30
Aug

End of Summer thoughts

Shaky. Fatigued. A bit brain-fuzzy, so really needing to think before I speak.

Putting things down instead of holding them, because if I hold them you'll see how my hands are shaking.

Asking a lot of questions that I *know* will set you up for a big in-depth response, because that way I can participate by making "mm hmm" noises while not actually having to speak or form a coherent response.

Leaning against the counter, because it's less risky that way. Less of a chance I'll tumble.

Smiling brightly and in a way that I hope looks reassuring, so that you won't ask if I'm feeling ok because I look a little "off".

For months, life has been about wedding planning. Now I'm not planning anything, and I think a combo of hot weather and a lack of wedding-prep stress has left me with some pretty serious lows. This week has been making it clear that I need to tweak my basal rates.

Thing is, I don't want to say that it must be so nice to be done planning.
I don't want to talk about my health. It's not nice to be back and be "basking in no wedding stress!". It's not. It's really not. It's uncomfortable and debilitating and leaves me feeling weak and frustrated.

So please, please don't ask how I am. I will hope you don't ask, and if you do, I will lie. I will lie and I'll hope you either don't catch on or, if you do, you'll get the hint and not pry. I am tired and I am low and when I'm not low I'm high. If the beeping of my pump doesn't give it away, my bright smiles and quick escapes should.

 

Just give me a bit more time to adjust to my new stress levels. Ask me again in the fall, ok? Ask me how I'm doing and maybe you'll like the answer a bit more come October.

2
Jun

When health stuff is all I've got going on

Sometimes I feel like diabetes doesn't leave me with very much left to work with. When I ask someone how their weekend went and in return they ask me the same, I sometimes struggle to come up with a description for my days that doesn't revolve around diabetes. I have entire days where all I can remember is the thirsty, bloaty, exhaustion-filled highs that wouldn't come down or the trembling, sweaty lows that shake me to my core.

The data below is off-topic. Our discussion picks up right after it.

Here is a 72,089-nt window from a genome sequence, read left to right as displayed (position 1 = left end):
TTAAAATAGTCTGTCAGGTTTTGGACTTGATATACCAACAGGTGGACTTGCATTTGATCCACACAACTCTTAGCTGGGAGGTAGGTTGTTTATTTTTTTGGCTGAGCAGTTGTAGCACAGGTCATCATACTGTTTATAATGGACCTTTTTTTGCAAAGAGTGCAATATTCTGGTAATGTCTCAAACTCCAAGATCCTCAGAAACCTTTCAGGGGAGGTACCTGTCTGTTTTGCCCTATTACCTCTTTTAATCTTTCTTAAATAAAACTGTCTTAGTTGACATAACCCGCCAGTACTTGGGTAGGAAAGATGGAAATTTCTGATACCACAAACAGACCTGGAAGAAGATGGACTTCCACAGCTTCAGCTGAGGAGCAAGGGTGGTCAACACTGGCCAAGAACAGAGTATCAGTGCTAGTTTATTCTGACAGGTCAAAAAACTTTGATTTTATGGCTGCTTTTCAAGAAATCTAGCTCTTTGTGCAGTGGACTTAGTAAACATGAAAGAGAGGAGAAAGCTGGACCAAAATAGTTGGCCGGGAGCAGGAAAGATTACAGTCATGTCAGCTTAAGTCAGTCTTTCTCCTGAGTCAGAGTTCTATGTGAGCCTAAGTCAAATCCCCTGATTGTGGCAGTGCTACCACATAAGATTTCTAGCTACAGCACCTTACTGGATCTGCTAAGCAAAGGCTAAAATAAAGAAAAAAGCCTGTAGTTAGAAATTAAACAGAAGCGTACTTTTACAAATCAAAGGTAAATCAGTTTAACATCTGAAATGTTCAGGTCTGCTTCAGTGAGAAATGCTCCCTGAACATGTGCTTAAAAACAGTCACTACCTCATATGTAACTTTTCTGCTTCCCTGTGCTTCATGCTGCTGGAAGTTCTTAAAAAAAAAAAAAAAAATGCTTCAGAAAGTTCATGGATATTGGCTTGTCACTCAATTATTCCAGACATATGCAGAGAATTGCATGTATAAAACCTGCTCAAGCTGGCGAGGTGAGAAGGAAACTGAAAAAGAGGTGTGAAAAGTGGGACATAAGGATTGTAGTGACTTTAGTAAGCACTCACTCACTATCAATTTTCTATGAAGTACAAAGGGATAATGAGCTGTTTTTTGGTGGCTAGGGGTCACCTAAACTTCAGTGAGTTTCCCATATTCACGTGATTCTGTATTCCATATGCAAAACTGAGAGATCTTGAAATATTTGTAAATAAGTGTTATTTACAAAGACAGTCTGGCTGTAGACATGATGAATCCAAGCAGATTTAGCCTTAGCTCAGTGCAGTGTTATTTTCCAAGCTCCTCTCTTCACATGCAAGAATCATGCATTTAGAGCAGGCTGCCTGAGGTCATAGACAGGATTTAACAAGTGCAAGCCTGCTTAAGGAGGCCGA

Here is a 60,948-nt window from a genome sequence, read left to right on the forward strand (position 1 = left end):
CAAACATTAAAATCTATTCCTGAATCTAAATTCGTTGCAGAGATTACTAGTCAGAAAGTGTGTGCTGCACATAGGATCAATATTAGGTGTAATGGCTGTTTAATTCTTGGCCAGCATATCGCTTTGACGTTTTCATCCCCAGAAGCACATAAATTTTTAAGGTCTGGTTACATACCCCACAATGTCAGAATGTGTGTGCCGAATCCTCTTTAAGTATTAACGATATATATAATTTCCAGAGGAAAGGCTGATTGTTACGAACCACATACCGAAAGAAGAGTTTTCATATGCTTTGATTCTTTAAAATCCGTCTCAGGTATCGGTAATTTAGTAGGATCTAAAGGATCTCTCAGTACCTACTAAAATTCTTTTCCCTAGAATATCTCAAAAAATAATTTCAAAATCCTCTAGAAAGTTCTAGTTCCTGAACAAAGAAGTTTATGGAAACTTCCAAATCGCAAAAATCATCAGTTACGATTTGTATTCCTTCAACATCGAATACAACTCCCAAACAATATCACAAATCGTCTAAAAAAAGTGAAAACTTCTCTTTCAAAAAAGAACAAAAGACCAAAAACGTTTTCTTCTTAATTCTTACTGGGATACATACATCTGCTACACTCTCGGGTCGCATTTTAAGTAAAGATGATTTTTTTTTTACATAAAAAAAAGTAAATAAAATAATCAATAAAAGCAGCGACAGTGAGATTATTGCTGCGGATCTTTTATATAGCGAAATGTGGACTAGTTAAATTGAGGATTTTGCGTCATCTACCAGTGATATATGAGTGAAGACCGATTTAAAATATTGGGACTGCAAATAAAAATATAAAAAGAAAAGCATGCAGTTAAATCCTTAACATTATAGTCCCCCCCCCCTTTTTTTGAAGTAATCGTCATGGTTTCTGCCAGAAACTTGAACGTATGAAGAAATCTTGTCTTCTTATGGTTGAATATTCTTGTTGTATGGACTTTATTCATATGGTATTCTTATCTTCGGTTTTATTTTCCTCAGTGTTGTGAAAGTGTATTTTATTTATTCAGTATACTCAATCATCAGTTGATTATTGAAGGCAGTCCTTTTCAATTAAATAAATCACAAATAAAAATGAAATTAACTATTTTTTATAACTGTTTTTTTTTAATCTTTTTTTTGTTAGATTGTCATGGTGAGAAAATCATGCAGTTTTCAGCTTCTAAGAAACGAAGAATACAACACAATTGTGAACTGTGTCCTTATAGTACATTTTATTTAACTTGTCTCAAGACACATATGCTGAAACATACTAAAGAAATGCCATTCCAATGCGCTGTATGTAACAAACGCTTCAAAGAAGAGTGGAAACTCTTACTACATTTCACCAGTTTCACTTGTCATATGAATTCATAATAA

I know that life isn't all about taking care of diabetes. Health and disease management should only be one part of a complete and balanced life. It makes me wonder, at times, what has to give in order to find that balance. Do you give up on tight BG control in order to gain back some flexibility in life? Or give up some of life in order to achieve a better A1C? The bums-me-out-that-it's-one-or-the-other thing aside, I feel right now as though I'm erring on the side of better BGs, and as a consequence I'm missing out on other things.

 

I need to figure out how to fix that. Until I get to that, you can find me working on some solid non-diabetes-related lies to tell people when they ask about my weekends.

 

19
Dec

Diabetes and depression: 1

This is not hard to talk about.

I actually haven't had problems talking about it to family and coworkers. Friends, too, although I haven't told all of them. It gets tiring, having the same conversation over and over again.

It's difficult to write about it. I was a star in English class in high school. I studied sciences in university, so I didn't spend much time in languages or the arts or courses where I could improve upon my communication and literary skills. I had one mandatory English 101 class; but that's about it. Writing, to me, requires clearly presented and well-articulated thoughts and arguments. Since I was a child I've always loved to read, so writing, to me, is reserved for masters of the art. Writing is reserved for people who do it well and exhibit skills and expertise in communication.

 

I do not have these skills. I started blogging because writing, even if I did it terribly and without any measurable success, felt like it helped me to clear my head. I feel better about whatever mess is in my head when I sit down and map out thoughts and arguments.